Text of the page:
At least two people were killed and five others wounded on Thursday when a motorcycle bomb exploded at a roadside restaurant in northwest Pakistan, police said. The remotely detonated bomb exploded on the main highway between the towns of Kohat and Hangu in the northwestern province of Khyber Pakhtunkhwa, which is rife with Taliban and al Qaeda led militancy."The motorcycle was parked at a roadside restaurant 20 kilometres (12 miles) from Kohat city. Two people were killed and five others wounded in the attack," Dilawar Khan Bangash, district police chief of Kohat, told AFP. "One person died at the spot while another died while being shifted to hospital," he said. Hospital officials confirmed receiving one dead body and five injured. "We received one dead body and five wounded from the blast site," Mohammed Shamshad, a doctor at Kohat's main hospital, told AFP. Police said the motive for the attack was not immediately clear. "The motorcycle carrying the bomb was parked close to a small mosque, built at the restaurant to facilitate customers for prayers. But, we don't know the reasons why and who managed this attack," said Bangash. Pakistani troops have been fighting for years against homegrown insurgents in the tribal belt, which Washington considers the main hub of Taliban and al Qaeda militants plotting attacks on the West and in Afghanistan.
The Express TribuneA Pakistan Muslim League- Nawaz (PML-N) MPA Arif Sandheela allegedly physically assaulted a lady doctor Dr Sana Jabeen over disagreement during a routine visit at a hospital, Express News reported on Thursday. Although the DPO on site said that the police will start investigation in to the case once the lady doctor files a request, she has reportedly been taken to the district police station where she is being pressurised into a compromise. Dr Sana claimed the issue was regarding free medicines, even though the government does not provide them. According to her account, MPA Sandheela is known to frequent the clinic for free medication and has never purchased a required hospital ticket priced at Rs2. Eyewitnesses and colleagues testified that he has never purchased the required ticket. “He threw the mobile phone at my stomach and pushed me as well. If this can happen to an educated female doctor, it can happen to anyone. I request the chief of Punjab to remove this MPA from his post because he is harassing people”, she said while speaking to the media with teary eyes. “He always asks for free medicines though it is not his right. Even when he was not an MPA this was his behavior- now that he is a MPA, he blackmails me regarding my position”, she added. Eyewitnesses claimed that the MPA misbehaved with the lady doctor and was seen to be very angry. The lady doctor was seen crying after she had been slapped. According to reports, Arif Sandheela denied the incident and termed the allegations baseless. Sandheela said that the doctor is accusing him of the incident in hope of receiving a transfer. When contacted by Express News, he said he would get back with an answer however no word has been received yet.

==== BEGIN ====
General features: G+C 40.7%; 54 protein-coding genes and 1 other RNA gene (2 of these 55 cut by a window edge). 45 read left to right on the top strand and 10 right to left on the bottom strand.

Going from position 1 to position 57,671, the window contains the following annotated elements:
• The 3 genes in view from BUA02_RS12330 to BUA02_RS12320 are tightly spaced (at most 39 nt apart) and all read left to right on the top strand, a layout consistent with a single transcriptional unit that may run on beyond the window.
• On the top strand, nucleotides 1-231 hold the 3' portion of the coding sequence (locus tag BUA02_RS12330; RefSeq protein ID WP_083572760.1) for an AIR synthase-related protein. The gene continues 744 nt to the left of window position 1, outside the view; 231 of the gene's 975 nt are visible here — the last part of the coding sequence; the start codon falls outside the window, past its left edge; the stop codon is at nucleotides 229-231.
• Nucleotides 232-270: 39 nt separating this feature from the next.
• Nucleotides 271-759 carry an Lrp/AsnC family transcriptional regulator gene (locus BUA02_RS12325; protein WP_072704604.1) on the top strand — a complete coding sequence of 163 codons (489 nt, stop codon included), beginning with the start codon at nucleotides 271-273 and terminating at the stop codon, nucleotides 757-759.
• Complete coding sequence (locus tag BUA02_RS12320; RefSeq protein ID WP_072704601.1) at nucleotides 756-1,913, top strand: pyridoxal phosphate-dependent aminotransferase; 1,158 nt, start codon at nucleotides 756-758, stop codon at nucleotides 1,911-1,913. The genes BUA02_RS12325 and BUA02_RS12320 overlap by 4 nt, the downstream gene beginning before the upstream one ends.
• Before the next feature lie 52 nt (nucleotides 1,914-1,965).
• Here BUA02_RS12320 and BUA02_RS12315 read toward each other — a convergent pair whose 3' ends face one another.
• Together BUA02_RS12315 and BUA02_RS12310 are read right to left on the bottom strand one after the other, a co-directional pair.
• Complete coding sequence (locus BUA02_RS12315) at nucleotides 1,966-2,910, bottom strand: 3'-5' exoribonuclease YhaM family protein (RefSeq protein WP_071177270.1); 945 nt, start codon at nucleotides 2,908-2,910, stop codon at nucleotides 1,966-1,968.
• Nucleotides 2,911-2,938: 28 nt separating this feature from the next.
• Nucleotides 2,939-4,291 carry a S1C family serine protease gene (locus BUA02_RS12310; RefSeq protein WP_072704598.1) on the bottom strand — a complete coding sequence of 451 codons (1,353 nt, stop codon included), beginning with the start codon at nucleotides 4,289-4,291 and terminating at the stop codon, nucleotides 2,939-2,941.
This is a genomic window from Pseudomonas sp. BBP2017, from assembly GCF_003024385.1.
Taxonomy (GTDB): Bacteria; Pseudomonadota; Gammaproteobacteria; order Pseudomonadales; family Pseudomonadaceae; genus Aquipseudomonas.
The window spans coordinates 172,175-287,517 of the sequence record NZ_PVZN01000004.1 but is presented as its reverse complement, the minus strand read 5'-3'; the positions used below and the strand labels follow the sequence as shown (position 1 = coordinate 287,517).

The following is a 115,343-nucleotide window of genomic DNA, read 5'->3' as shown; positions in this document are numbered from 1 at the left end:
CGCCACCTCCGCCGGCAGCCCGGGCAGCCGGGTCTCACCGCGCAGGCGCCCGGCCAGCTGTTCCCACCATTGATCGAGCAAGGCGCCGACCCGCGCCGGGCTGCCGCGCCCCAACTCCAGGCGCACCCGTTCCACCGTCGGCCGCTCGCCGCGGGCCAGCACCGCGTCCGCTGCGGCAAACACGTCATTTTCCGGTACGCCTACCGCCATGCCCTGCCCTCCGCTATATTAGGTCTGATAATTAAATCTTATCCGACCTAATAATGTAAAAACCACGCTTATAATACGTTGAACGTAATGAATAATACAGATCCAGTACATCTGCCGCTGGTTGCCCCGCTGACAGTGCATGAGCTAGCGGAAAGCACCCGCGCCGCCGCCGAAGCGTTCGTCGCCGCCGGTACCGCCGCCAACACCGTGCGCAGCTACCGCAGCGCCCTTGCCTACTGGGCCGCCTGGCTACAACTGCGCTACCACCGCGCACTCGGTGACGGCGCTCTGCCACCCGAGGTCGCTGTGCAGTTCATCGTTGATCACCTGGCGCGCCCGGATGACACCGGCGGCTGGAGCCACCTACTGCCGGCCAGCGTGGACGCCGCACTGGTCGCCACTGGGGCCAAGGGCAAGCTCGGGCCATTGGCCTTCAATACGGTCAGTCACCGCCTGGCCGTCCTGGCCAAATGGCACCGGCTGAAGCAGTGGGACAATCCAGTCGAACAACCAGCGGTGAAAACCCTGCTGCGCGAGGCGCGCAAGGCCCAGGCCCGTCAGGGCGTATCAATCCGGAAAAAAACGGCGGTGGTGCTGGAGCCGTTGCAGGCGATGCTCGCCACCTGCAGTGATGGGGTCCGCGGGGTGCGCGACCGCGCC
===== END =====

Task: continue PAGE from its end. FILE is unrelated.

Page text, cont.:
Previously, another MPA from the same party received criticism in the media regarding a similar incident. Nighat Nasir Sheikh’s PML-N party membership was annulled on June 19 for harassing and slapping a bus hostess. According to reports, Sheikh had asked for water from a bus hostess; the hostess failed to serve water on time, which resulted in a quarrel. The annoyed MPA slapped the bus hostess in the face and harassed her. The driver of the private bus immediately took the bus to a police station and the passengers demanded legal action against the MPA in question.